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The Side Effects of Sedation Dentistry

Dental sedation serves a range of important purposes, from relieving anxiety to providing full pain relief during invasive treatments, like tooth extraction due to a cavity. Sedation is an integral part of many different procedures, and as such, it is important to understand the possible side effects so that you can feel fully prepared for your operation. Furthermore, if your child is receiving treatment, it is just as important to ask whether sedation dentistry is safe for toddlers and children, and what you can do as a parent to minimize any unwanted side effects?

What does dentistry sedation entail?

Since its origin, sedation has played a vital role in providing patients with a safe and effective experience when receiving dental treatment, and many operations offered today would be impossible to perform without it.

There are a number of different options available when performing dental work requiring sedation. Some of these are:

    • Nitrous oxide: This is a mild, non-invasive sedative that can be inhaled with a little oxygen. It causes lightheadedness and full-body relaxation, which makes for calmer patients and, subsequently, easier operations.
    • Mild sedation: More frequently used on older children and adults, mild sedation allows the patient to remain awake and somewhat aware of the procedure taking place. However, it also evokes a sense of calm, and patients often forget the experience shortly after. In fact, some children who experience mild sedation completely forget they went to the dentist at all!
    • Moderate sedation: Moderate sedation is a step up from mild sedation. The patient remains awake, but is less likely to follow instructions, and far less aware of their surroundings. Sometimes, moderate sedation can be more appropriate for toddlers, who are less likely to follow instructions and may move or wriggle during the procedure. Recovery from moderate sedation can take slightly longer than from mild sedation.
    • Deep sedation: To achieve deep sedation, IV medications are administered into the bloodstream. Deep sedation restricts the patient’s awareness and movement, and requires that the patient be monitored throughout the procedure.
    • General anesthesia: Under general anesthesia, the patient is completely asleep. Medical professionals closely monitor the patient, who will have no recollection of the event. General anesthesia is by far the strongest form of anesthetic used in modern medicine, and requires some time spent recovering in the clinic following the procedure.

What are the common side effects?

The side effects of sedation dentistry are dependent on several factors, including the type of sedation performed, and the reaction of the patient. Not all patients experience the same side effects to sedation dentistry, but some are more common than others, including:

    • Drowsiness
    • Dry mouth
    • Nausea or vomiting
    • Problems concentrating or following instructions
    • Temporarily blurry vision

Are there side effects for children?

The side effects of sedation dentistry are similar for both adults and children. You may notice your child is sleepier, or less able to do everyday tasks in the hours that follow the procedure. If the effects do not wear off right away, your child may need to stay home for a day or two after their operation. After the anesthetic wears off, they may experience some pain in the location where the dental procedure was performed. This might require mild, over the counter pain relief, such as ibuprofen. If your dentist prescribes any other form of pain relief or medication, be sure to follow the instructions carefully. Children are less likely to verbalize the exact sensations they are feeling, so monitor them in the hours and days following sedation. If you have any concerns about the side effects they are experiencing, communicate these with your care professional.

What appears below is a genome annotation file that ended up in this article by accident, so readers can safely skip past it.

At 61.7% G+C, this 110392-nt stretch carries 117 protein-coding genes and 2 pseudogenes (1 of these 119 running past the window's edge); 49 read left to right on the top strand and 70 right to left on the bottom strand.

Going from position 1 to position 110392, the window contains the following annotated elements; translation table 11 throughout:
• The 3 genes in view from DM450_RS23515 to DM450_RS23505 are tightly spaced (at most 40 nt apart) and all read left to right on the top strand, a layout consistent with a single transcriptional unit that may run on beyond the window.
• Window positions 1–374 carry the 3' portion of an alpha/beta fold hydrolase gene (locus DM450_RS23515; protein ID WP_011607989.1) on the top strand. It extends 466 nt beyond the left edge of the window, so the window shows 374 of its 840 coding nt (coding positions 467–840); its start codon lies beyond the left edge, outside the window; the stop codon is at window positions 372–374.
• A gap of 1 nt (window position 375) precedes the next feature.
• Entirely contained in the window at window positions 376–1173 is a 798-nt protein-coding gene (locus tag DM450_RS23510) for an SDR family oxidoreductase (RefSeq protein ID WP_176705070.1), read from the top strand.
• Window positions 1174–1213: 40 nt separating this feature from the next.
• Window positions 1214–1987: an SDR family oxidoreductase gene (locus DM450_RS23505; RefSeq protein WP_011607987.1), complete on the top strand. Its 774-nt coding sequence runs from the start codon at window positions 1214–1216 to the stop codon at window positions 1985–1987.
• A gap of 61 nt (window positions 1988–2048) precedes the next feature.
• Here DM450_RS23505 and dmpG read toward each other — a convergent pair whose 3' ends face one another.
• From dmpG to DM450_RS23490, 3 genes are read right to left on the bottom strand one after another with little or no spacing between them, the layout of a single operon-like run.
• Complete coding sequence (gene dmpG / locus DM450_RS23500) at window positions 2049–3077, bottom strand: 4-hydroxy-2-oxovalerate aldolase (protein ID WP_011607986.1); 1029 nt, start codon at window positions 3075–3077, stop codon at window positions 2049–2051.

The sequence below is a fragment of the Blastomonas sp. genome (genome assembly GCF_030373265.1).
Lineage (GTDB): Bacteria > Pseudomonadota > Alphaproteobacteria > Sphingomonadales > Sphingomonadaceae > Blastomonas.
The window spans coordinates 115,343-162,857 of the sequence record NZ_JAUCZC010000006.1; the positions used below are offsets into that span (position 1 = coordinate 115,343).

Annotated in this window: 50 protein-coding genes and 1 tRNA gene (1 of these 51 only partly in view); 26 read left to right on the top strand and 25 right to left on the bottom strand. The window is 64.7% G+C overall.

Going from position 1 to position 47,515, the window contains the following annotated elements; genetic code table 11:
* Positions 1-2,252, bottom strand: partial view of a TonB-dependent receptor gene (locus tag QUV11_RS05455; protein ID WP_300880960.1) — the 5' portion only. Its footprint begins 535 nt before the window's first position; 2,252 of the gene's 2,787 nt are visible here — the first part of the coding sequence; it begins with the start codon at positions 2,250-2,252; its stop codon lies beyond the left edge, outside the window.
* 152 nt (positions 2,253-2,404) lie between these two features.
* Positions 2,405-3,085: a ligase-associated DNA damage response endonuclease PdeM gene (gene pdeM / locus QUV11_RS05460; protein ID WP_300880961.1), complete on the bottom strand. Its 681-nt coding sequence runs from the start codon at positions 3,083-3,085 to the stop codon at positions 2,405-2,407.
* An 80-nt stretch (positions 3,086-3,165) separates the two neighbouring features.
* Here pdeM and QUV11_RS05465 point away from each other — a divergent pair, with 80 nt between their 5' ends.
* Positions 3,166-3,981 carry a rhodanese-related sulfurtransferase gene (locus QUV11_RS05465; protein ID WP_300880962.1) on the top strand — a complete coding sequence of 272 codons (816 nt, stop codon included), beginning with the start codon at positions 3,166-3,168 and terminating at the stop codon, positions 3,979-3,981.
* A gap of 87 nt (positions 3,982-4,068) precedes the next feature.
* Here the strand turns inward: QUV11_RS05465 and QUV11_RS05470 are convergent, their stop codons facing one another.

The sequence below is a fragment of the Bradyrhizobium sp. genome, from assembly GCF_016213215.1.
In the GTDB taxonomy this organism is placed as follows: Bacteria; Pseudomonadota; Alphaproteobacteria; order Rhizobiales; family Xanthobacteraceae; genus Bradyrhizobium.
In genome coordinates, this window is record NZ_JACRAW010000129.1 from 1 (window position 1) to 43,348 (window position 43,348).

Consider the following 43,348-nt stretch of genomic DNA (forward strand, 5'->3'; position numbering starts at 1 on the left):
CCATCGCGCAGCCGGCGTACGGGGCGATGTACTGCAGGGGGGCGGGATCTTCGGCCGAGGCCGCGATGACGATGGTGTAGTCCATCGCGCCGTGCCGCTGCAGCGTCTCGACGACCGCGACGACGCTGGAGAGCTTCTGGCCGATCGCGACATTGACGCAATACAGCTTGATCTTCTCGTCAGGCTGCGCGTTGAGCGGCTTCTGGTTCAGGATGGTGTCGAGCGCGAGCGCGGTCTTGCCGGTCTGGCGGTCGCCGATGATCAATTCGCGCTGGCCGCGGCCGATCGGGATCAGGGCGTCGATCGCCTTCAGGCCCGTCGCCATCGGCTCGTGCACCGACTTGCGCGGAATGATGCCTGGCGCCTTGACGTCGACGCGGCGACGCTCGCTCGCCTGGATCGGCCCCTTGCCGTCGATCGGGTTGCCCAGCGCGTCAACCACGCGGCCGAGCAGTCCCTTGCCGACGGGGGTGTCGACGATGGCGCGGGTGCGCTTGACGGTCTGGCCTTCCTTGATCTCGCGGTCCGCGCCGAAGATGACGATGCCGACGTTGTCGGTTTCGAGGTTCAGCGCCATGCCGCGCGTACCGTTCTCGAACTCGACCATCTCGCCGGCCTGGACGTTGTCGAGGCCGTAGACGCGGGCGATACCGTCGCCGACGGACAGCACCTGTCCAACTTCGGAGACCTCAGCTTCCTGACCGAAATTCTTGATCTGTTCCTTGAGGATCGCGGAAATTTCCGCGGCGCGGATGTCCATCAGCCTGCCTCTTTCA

Are there any serious side effects to watch out for?

As with any medication, you might notice unwanted, sometimes serious side effects after your operation, which can include…

    • Difficulty breathing
    • Fainting
    • Rapid heartbeat
    • Severe skin irritation
    • Vomiting

How can I prevent the need for sedation dentistry?

Good oral hygiene is the best way to prevent the need for sedation dentistry. Start by avoiding acidic fruits and juices, as well as sugary drinks and chocolate, as these can increase the chances of tooth decay, especially in children. Instead, stick to eating healthy snacks that strengthen teeth, and brush your teeth twice daily. Encourage your child to do the same, so that you can both avoid unwanted dental surgery. It is also important to look out for signs that your child might have a cavity, and be as proactive as possible in dealing with this. If you or your child experiences pain when eating, temperature sensitivity, or if there is a visible hole in their tooth, it could mean that dental work is required to solve the problem. Your entire family should visit the dentist regularly, and encourage each other to practice healthy oral hygiene. Lastly, if you or your child does need dental work requiring sedation, it is crucial you follow your dentist’s advice after the operation to avoid the need for future treatments.

Call Us Today!

At Arkansas Family Dental, we care about your whole family’s oral health. Whether you want a routine checkup, or feel you or your child might require dental work due to a symptom you’re experiencing, we can help. Set up an appointment online today, or call us at (501) 683-8886.

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Tina Nichols

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